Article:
China Aviation Oil

Case details

About the authors

Professor Stewart Hamilton, Dean of Finance and Administration at IMD, Switzerland and Research Associate Jinxuan (Ann) Zhang discuss the case series China Aviation Oil.

Stewart Hamilton and Jinxuan Zhang

Why China Aviation Oil?

Stewart Hamilton: Although I have written a book1 and cases on corporate failure (Enron2, Parmalat, WorldCom, Swissair), my only Asia Pacific case was Barings Bank3. A former student wrote to me when the China Aviation Oil (CAO) scandal broke in 2004, and I realised that this was an opportunity to fill that gap.

The near-collapse of CAO was the second largest corporate scandal after Barings in Singapore. CAO was an overseas listed subsidiary of a Chinese state-owned company, which I thought could make it a good case to illustrate risk management issues, corporate governance, approaches to restructuring, and the implications for Chinese state-owned companies expanding overseas. I did not write the case immediately because it was too early with the investigation still underway. I also did not have the right resources to be able to work on it, including someone who could understand the Chinese context and materials, and speak Mandarin.

Managing field research

Our process of creating a case involves initial research based on publicly available information, followed, where possible, by meetings with the parties involved in order to get as broad and balanced a picture as we can. IMD cases are non-judgmental, as we prefer to let the facts speak for themselves. Investigating CAO was not a smooth process, since we were talking about a failure case in the Asian context - a sensitive issue. An MBA student of mine from Singapore made the initial introduction to meet one of the advisors on the restructuring of the company. However, we then needed to contact the majority of the interviewees for the case series directly.

I had foreseen difficulties including my lack of understanding of the language and culture. Fortunately Ann4 came on board at the right time. Another difficulty would prove to be how to get at the true story - a balanced story, given the massive publicity around the case in Asia: the media may not tell what really happens. Differentiating facts from opinions also became a huge challenge as did the timing. At the time of writing, restructuring the company was still in progress and we were not sure whether the parties we interviewed would be open with us (even if we could secure the interviews) since some of the questions might relate to commercially sensitive information.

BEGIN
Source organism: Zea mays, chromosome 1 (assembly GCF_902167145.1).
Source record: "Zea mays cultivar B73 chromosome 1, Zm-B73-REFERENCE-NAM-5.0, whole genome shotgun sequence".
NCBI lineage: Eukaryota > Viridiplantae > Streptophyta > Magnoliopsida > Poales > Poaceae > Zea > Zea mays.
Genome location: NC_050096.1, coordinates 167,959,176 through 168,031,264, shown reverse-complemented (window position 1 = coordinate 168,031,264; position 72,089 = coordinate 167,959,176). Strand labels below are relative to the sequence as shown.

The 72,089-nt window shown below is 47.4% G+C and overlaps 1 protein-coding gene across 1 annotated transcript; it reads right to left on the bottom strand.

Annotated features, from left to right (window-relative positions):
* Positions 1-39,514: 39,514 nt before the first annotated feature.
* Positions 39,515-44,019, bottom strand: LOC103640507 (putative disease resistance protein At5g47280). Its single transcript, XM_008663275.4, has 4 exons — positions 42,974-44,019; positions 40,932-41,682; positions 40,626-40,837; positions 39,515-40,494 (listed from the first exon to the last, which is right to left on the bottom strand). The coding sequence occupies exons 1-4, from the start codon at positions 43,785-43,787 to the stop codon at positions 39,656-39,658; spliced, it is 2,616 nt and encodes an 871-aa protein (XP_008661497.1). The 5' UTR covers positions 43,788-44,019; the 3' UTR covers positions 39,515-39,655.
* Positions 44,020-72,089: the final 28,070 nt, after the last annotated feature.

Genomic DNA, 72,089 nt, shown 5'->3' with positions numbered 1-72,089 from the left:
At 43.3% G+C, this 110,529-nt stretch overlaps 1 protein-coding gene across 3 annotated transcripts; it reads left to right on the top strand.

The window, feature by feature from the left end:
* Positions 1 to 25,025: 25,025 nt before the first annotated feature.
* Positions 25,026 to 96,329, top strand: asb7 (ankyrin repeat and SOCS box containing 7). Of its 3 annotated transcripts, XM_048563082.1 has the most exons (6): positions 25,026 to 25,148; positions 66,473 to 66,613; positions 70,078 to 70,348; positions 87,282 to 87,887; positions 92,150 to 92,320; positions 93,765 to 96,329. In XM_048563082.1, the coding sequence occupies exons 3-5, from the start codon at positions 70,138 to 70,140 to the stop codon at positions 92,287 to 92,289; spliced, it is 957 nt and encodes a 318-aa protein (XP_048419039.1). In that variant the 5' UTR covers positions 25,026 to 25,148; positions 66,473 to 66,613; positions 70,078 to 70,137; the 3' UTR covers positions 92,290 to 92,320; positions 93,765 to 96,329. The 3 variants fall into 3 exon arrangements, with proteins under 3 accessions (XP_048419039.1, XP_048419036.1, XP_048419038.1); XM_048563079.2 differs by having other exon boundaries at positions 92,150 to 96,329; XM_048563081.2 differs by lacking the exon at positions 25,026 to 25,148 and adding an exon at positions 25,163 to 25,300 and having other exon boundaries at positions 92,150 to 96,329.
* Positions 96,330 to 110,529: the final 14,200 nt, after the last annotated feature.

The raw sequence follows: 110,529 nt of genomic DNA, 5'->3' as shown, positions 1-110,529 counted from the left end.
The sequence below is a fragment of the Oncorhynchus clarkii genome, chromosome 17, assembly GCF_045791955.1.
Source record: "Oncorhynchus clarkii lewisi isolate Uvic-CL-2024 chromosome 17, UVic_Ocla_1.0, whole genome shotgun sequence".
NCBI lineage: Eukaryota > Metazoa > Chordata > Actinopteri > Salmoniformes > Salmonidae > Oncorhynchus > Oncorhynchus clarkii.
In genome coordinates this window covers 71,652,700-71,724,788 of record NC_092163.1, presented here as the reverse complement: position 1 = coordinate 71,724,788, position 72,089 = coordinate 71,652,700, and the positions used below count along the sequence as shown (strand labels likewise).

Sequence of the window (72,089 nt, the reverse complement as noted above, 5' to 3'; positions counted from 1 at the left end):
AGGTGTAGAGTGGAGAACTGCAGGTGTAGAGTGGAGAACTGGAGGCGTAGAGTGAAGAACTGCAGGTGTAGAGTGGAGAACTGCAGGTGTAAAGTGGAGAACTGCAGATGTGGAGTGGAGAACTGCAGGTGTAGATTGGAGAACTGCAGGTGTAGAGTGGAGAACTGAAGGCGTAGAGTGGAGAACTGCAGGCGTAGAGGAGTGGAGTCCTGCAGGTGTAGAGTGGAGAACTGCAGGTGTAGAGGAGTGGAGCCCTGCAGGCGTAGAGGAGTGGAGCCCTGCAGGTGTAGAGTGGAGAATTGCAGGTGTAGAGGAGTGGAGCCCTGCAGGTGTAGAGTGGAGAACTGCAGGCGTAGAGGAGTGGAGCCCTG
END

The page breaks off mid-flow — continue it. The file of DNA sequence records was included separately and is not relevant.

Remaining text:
Jinxuan (Ann) Zhang: Knowing the language, culture and Chinese context did help, but the other challenges remained. We had our initial draft before we began interviewing. The interviews allowed us to flesh out the publicly available information, which we came to realise was not only too dry, but also not necessarily balanced. We managed to interview more than 30 of the main stakeholders in Singapore and China. We also had several rounds of interviews with the key people, who were more open to us, once we had earned their trust. This was especially challenging, as we were talking about failures, and most wished to remain anonymous.

We have a lot of information that we will never be able to disclose, but which helped us better understand what happened, and allowed us to put together a balanced, non-judgmental case series. I remember that only after seeing one of the key players for the third time, I was told, 'Now we have the trust.' We then had to reflect the facts without breaching confidentiality. In the end, we received positive feedback on our case drafts from all interviewees from whom we had asked for comments.

Why a case series?